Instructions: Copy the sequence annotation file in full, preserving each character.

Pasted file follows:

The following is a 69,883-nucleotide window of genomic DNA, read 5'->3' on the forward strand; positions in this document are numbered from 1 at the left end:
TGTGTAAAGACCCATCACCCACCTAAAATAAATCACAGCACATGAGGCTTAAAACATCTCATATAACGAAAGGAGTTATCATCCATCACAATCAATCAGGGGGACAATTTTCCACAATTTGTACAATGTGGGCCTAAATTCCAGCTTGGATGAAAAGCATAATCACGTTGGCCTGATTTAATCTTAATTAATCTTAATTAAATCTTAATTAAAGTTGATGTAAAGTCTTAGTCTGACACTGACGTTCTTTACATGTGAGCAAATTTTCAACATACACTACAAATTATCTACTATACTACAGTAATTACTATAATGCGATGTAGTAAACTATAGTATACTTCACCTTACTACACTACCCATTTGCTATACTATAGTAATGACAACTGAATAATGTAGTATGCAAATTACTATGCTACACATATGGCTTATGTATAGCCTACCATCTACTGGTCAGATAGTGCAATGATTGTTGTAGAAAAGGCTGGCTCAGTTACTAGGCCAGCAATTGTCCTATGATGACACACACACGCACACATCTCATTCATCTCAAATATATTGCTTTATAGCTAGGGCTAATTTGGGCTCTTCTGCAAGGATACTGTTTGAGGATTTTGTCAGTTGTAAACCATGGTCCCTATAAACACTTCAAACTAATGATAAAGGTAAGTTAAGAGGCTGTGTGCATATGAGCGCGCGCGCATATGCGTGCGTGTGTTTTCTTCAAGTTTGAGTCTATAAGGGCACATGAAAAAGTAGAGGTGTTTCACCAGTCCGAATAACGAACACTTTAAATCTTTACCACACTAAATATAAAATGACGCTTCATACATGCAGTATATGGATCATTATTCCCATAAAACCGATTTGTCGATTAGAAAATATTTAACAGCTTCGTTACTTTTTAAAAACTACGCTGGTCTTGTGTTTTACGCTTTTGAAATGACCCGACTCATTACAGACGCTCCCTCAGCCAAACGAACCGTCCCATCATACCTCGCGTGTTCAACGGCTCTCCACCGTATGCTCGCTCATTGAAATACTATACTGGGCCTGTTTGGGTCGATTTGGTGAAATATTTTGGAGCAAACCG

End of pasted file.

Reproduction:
The following is a 69,883-nucleotide window of genomic DNA, read 5'->3' on the forward strand; positions in this document are numbered from 1 at the left end:
TGTGTAAAGACCCATCACCCACCTAAAATAAATCACAGCACATGAGGCTTAAAACATCTCATATAACGAAAGGAGTTATCATCCATCACAATCAATCAGGGGGACAATTTTCCACAATTTGTACAATGTGGGCCTAAATTCCAGCTTGGATGAAAAGCATAATCACGTTGGCCTGATTTAATCTTAATTAATCTTAATTAAATCTTAATTAAAGTTGATGTAAAGTCTTAGTCTGACACTGACGTTCTTTACATGTGAGCAAATTTTCAACATACACTACAAATTATCTACTATACTACAGTAATTACTATAATGCGATGTAGTAAACTATAGTATACTTCACCTTACTACACTACCCATTTGCTATACTATAGTAATGACAACTGAATAATGTAGTATGCAAATTACTATGCTACACATATGGCTTATGTATAGCCTACCATCTACTGGTCAGATAGTGCAATGATTGTTGTAGAAAAGGCTGGCTCAGTTACTAGGCCAGCAATTGTCCTATGATGACACACACACGCACACATCTCATTCATCTCAAATATATTGCTTTATAGCTAGGGCTAATTTGGGCTCTTCTGCAAGGATACTGTTTGAGGATTTTGTCAGTTGTAAACCATGGTCCCTATAAACACTTCAAACTAATGATAAAGGTAAGTTAAGAGGCTGTGTGCATATGAGCGCGCGCGCATATGCGTGCGTGTGTTTTCTTCAAGTTTGAGTCTATAAGGGCACATGAAAAAGTAGAGGTGTTTCACCAGTCCGAATAACGAACACTTTAAATCTTTACCACACTAAATATAAAATGACGCTTCATACATGCAGTATATGGATCATTATTCCCATAAAACCGATTTGTCGATTAGAAAATATTTAACAGCTTCGTTACTTTTTAAAAACTACGCTGGTCTTGTGTTTTACGCTTTTGAAATGACCCGACTCATTACAGACGCTCCCTCAGCCAAACGAACCGTCCCATCATACCTCGCGTGTTCAACGGCTCTCCACCGTATGCTCGCTCATTGAAATACTATACTGGGCCTGTTTGGGTCGATTTGGTGAAATATTTTGGAGCAAACCG